Species: American red oak
Architect: Amanda Levete Architects (AL_A)
Photographer: Dennis Gilbert
London Design Festival is a perfect opportunity for designers to explore materials in new ways. For the 2011 edition of this annual event, the American Hardwood Export Council (AHEC) commissioned Amanda Levete Architects (AL_A) to design a temporary installation called Timber Wave at the entrance to the Victoria and Albert Museum in London. American red oak was used to create an impressive structure investigating the potential of designing in wood, at the same time being a showcase for a timber still unknown in Europe. Timber Wave is also a demonstration of collaboration on many levels – not only between architects and engineers, but also with the museum and contractors who made and assembled the majestic structure. The result was ground-breaking and overcame everyone’s expectations.
This virtuoso piece of design was the third and the most ambitious collaboration between the American Hardwood Export Council and the London Design Festival. Victoria Broackers, who is head of the Festival at the Victoria and Albert Museum, was delighted at the result: “We are absolutely thrilled to have had a major installation on our doorstep”.
The initial project brief provided by London Design Festival and AHEC, challenged Amanda Levete Architects (AL_A) and engineering company Arup to design a structure which would manifest the strength and beauty of American red oak. “Normally I feel uncomfortable if a design doesn’t have a function at its core, but the purpose here is very clear: to create something that is self-supporting, that is made out of timber with minimal steel connectors, that goes 12,5 m high and doesn’t need to be tied back to something. We wanted to bring the museum onto the street, to make a reference to the form of the arch – from a certain angle the Timber Wave appears to mirror that arch. We also wanted to demonstrate the technical and conceptual properties of the material” – said Amanda Levete, the founder of AL_A. “It is the most structurally complex project that we have ever undertaken, which was deeply stressful, but ultimately successful”– she added.
Ed Clark, Arup director commented on the project: “Participating in these experimental installations at the London Design Festival is hugely valuable to us. They provide a great chance to evolve new modeling, analysis, design and construction techniques. Design is central to the work that we do as engineers and this installation provides an excellent opportunity to demonstrate the interplay of artistic creativity and technical expertise that is inherent in all design”.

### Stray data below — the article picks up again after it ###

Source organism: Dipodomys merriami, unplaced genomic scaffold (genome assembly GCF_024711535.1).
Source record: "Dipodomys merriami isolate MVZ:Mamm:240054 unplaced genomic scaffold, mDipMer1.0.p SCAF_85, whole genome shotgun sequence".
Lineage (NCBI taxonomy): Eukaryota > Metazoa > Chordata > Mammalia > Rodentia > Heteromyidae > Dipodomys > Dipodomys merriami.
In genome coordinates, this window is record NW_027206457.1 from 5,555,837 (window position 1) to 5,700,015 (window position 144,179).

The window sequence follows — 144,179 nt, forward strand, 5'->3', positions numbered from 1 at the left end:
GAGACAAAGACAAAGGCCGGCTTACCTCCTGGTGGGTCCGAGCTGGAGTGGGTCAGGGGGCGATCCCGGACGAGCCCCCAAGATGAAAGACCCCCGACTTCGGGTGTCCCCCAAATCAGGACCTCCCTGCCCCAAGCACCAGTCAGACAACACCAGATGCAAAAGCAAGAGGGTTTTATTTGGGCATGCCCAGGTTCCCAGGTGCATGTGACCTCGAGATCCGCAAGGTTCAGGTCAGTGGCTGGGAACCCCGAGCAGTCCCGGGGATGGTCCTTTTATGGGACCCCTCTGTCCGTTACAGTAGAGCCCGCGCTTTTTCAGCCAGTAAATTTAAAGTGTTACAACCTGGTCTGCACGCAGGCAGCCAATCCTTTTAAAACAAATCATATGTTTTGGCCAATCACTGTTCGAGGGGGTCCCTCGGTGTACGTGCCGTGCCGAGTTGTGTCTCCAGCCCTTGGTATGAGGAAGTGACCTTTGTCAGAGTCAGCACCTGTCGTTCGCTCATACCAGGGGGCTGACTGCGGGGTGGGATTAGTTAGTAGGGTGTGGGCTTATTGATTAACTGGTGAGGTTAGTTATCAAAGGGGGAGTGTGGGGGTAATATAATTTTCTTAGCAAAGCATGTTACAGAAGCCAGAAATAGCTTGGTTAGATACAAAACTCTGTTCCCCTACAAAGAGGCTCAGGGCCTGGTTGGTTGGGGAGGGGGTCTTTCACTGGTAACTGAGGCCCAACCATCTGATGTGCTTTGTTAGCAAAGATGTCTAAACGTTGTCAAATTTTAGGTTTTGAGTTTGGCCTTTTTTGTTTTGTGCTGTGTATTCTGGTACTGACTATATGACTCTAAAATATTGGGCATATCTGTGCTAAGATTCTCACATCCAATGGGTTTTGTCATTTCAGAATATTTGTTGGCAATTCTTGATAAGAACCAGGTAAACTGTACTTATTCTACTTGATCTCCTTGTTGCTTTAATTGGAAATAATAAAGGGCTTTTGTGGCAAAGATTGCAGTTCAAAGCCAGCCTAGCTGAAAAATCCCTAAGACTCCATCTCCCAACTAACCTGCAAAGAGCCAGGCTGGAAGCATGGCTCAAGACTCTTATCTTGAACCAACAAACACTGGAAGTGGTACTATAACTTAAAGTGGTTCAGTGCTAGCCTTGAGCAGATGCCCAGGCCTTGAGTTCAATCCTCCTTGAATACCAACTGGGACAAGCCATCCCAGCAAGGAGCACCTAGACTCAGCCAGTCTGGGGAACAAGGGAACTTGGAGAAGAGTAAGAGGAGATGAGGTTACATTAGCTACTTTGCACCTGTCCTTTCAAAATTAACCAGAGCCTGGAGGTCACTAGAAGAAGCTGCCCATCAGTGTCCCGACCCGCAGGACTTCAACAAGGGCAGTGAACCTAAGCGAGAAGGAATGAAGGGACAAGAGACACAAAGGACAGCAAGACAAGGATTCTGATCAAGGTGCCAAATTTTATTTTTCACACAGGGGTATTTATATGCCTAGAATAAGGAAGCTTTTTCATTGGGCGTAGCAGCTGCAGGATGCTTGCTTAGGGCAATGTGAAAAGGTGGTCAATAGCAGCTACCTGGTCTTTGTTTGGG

The timber used for the body of the Timber Wave was American red oak, which was donated by eight AHEC members. This species grows abundantly in the eastern part of the United States, making up about 30% of all the hardwood trees. American red oak combines high strength with good workability, which makes it ideal for machining process. In 1998 AHEC and the Building Research Establishment (BRE) tested the structural potential of four species – Tulipwood, American ash and American red oak and American white oak. Of all the species tested, it was actually American red oak that came out the strongest, despite being about 20% less dense than the white oak. This research was published under Eurocode 5, and was invaluable at the design stage.
The installation at the V&A needed to be 12m high to match the scale of museum entrance but AL_A was keen to use members which were no bigger than furniture legs. Arup suggested a simple trussed arch as an efficient structural form, combined with the strength of the red oak to keep the structure as lightweight as possible. However, it was the architect’s inspired idea to wrap the arch into a large circular wave, itself composed of smaller wave shaped components that was to be the defining feature of the project.
The key components of the Timber Wave are chords and braces, presented on figures 1 and 2. However, in order to create the impression of delicate structure, the architect decided to curve all the elements and place the largest at the bottom of the piece, with the lighter at the top. Curving the elements created significant engineering challenges. In a truss all the members are either in compression or tension; curve the members and those in tension will try and straighten while those in compression will try and fold up. The more curved they are, the larger they will need to be to stop them straightening or folding. By using a piece of parametric design software called Grasshopper, architect and engineer were able to rapidly explore the effect of varying both member size and degree of waviness on the overall appearance and behaviour of the structure. In the end it was decided to keep a constant 150mm ‘waviness’ and to vary the size of the members (from 60 x 60 to 140 x 80) to respond to the level of applied force. This means that visitors could instantly see which members were working harder adding to the dynamism of the piece; the elements towards ground level are obviously working hardest, particularly the outer chords which attract the largest forces as the prevailing wind tries to blow the structure against the museum.